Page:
AM radio dial

The addition FM translators has breathed new life into scores of AM stations during the past several years, but the next move to better the radio dial may be to power down some of the smallest-signaled AMs. That’s the idea that Bryan Broadcasting VP Ben Downs has been pushing at the Federal Communications Commission. During a series of meetings last week, Downs suggested the FCC allow owners of Class D AMs to voluntarily surrender their primary station license and transfer that primary status to the translator.

“We have a situation with the AM band where it is crammed-full of radio stations,” Downs said. “There are more than 4,400 stations and this way we can lighten the load on the AM band and reduce the noise and congestion by a lot.”

But before any such a plan could be rolled out Downs said the FCC would need to provide some sort of protection for owners that if they give up their AM they couldn’t lose their FM too. That would happen by giving those translators primary status, meaning unlike other translators, they couldn’t be forced off the air to resolve an interference complaint. It’s why Downs proposes such a designation should only be given if the translator has been built and operating for a “substantial period of time”—most likely a year or two—to ensure that it isn’t stepping on another signal.

Class D stations have arguably been among the biggest benefactors of the Commission’s AM revitalization effort. For many, the FCC’s three translator filing windows have provided a path to a 24-hour signal for the first time. But Downs thinks a substantial number of the Class Ds currently licensed would nevertheless be willing to turn-in their license while enjoying a financial windfall by turning off the AM transmitter. “They use more electricity, there’s the issue with directionality, and also the land underneath a lot of these daytime stations can be very valuable as markets have grown up around them,” Downs pointed out.

One of the more contentious ideas under consideration as part of AM revitalization has been whether to maintain skywave protections, which allow the 60 clear channel stations in the U.S. to cover hundreds of miles and as many as 38 states. But Downs thinks if some Class D AMs disappear, it could resolve that debate as well. “It takes the pressure off of having a lot of small AM stations that are around the fringes of these Class A powerhouses,” Downs said in an interview.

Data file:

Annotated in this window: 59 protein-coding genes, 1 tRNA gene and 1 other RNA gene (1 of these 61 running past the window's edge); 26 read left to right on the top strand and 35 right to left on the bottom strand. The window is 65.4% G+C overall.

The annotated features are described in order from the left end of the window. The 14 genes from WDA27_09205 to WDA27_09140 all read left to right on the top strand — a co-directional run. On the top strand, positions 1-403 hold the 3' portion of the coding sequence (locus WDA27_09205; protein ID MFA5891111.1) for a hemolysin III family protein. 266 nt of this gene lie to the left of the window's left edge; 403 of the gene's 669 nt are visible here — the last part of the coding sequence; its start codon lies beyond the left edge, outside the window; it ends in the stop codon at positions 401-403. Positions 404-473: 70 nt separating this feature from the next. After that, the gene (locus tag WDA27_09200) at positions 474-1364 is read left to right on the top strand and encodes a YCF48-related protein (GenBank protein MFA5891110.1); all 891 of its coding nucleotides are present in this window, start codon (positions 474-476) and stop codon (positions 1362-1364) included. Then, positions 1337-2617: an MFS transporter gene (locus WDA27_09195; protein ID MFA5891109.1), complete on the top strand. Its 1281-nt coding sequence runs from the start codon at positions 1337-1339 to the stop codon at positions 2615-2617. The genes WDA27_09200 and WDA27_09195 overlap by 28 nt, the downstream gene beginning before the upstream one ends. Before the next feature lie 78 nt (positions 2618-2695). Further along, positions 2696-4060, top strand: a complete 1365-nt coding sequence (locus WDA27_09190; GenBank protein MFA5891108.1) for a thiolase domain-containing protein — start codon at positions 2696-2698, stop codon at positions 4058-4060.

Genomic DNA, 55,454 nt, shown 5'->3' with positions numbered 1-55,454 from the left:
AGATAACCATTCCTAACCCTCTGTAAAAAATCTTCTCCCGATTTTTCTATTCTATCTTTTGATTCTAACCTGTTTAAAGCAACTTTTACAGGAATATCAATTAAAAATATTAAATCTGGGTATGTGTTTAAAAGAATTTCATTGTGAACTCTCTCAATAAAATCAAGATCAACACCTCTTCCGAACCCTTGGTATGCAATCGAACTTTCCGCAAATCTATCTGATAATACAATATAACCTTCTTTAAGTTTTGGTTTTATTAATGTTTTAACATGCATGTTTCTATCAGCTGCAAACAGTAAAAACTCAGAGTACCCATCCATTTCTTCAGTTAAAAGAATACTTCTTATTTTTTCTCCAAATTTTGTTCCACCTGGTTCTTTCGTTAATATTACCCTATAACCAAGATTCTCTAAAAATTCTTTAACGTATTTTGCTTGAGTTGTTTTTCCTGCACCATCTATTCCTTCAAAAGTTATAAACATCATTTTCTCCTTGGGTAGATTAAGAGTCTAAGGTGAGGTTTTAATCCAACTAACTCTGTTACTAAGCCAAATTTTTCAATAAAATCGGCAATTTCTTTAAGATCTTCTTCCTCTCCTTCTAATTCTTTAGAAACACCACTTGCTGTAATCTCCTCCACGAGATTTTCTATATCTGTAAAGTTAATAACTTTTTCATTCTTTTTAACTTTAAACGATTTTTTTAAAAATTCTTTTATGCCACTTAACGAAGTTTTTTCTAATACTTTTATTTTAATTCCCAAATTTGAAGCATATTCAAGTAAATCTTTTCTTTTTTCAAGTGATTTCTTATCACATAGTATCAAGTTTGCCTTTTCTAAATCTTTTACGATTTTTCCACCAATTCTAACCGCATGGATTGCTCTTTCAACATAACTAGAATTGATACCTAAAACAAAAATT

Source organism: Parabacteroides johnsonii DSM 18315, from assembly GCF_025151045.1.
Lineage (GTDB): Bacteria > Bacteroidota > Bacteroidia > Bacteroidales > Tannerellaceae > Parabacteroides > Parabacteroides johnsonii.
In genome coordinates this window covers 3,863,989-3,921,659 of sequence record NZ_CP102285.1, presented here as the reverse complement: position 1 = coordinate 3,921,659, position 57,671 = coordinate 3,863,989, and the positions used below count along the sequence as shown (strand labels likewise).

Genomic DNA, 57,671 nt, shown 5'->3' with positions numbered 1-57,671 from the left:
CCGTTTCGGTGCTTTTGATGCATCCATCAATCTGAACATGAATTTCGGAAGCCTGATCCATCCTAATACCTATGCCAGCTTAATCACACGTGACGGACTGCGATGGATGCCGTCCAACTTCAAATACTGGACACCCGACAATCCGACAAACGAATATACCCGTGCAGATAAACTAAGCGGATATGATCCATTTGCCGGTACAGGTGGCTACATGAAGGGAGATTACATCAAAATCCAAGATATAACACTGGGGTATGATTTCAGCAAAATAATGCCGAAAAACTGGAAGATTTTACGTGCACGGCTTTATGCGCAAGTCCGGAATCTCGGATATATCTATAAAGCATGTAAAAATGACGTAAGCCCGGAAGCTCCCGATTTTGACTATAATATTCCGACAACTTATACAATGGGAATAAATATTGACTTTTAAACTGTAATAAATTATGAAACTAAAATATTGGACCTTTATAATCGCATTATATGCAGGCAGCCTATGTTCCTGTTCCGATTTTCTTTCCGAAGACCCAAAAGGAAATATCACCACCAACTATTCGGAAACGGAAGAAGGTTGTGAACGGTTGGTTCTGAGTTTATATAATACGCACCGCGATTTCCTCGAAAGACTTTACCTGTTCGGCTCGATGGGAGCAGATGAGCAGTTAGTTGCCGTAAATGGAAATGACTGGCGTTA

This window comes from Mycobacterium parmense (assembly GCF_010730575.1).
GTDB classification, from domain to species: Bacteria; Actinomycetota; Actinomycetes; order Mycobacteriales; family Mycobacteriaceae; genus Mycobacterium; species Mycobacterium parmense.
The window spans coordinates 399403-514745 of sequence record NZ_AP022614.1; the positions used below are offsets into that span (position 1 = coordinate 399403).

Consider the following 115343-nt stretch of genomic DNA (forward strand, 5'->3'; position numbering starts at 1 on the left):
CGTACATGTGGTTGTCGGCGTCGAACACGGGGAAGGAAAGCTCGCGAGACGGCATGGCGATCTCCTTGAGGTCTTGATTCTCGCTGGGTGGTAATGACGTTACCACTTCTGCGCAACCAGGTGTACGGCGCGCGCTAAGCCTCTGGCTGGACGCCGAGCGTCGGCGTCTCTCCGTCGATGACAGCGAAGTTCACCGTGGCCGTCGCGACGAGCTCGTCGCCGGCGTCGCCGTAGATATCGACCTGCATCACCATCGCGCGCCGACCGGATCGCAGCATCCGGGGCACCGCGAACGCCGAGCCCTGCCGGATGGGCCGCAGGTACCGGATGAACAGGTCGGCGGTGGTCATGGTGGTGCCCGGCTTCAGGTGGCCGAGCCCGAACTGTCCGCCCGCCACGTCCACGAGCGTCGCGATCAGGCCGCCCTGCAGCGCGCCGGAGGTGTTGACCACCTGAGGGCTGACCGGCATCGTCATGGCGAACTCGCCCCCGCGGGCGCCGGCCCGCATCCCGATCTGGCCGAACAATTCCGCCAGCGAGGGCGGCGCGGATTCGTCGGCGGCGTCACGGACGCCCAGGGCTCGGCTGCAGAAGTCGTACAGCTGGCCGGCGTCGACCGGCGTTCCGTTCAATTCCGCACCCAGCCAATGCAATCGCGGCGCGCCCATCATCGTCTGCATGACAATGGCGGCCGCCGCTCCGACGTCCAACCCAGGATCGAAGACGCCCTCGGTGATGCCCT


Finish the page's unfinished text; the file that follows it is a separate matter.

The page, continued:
Expanded Band Status Quo

Even as Downs is proposing some AM stations begin shutting down, he thinks the FCC shouldn’t step away from the expanded band—at least not yet. Expanded band stations sit between 1605 and 1705 kHz under waivers. Bryan Broadcasting owns expanded band “News Talk 1620” WTAW Bryan-College Station, TX but it’s a bit of an anomaly. Of the 24 expanded band station pairs that remain, only two are simulcasting the AM station they were originally linked to. Most now independently program ethnic or non-English language programming and a half dozen carry religious formats. Downs thinks such niche programming is unlikely to remain on the dial if a company is forced to decide whether to shut down the expanded band station or the AM it was originally paired with. “There is not going to be five people standing in line to pick-up an urban gospel station or a foreign-language station in a market—especially on AM— I just don’t think it’s going to happen. So when that service is lost, it’s lost,” he predicted.

The FCC first approved expanded band AMs in 1996 with a goal to address a cluttered and interference-prone dial by clearing some stations from their existing position between 550 and 1600 AM. But Downs argues that today there’s so much more interference from a variety of digital devices flooding homes and offices that expanded band AMs are hardly the culprit for what ails AM. Instead, he proposes the FCC keep expanded stations on the air until the next AM filing window when owners are able to find a spot lower on the dial to move. “If the day does come that we have to surrender one of those paired stations,” he said, “since there is unique service provided by them, let’s at least hold off until a window opens and we can have a chance to file for a replacement for it.”

What’s The FCC’s Next AM Move?

Downs gives credit to FCC chair Ajit Pai for giving AM radio a seat at the table, and his proposals arrived as the Commission considers what its next moves will be in the AM revitalization initiative. Three filing windows have led to a majority of AMs now being paired with an FM translator. But by some accounts, that was an easy first step. The current emphasis seems to be on technical rule changes, but the FCC has signaled it remains open to bigger ideas.

Pai has said he’d like to see consensus on some of the thornier issues to bring more assistance to the struggling band. “The Commission will continue to work with AM broadcasters to address their technical challenges and ensure the viability of AM radio,” Pai pledged as the final window’s results were announced two months ago. “The incredible interest in new cross-service translator stations demonstrates the commitment of AM broadcasters to enhancing their ability to provide quality service to their communities,” Pai said in a statement.

National Association of Broadcasters president Gordon Smith told Inside Radio earlier this year that although the FCC deserves a lot of credit for how it has helped radio to date, broadcasters themselves must now put up their ideas for public scrutiny.

“There are creative people at the FCC working on novel ideas to boost AM radio, but the work should not be theirs alone—radio broadcasters also need to step up,” Smith said. “We should be proactive and pitch innovative proposals that can help spark our industry as a whole.”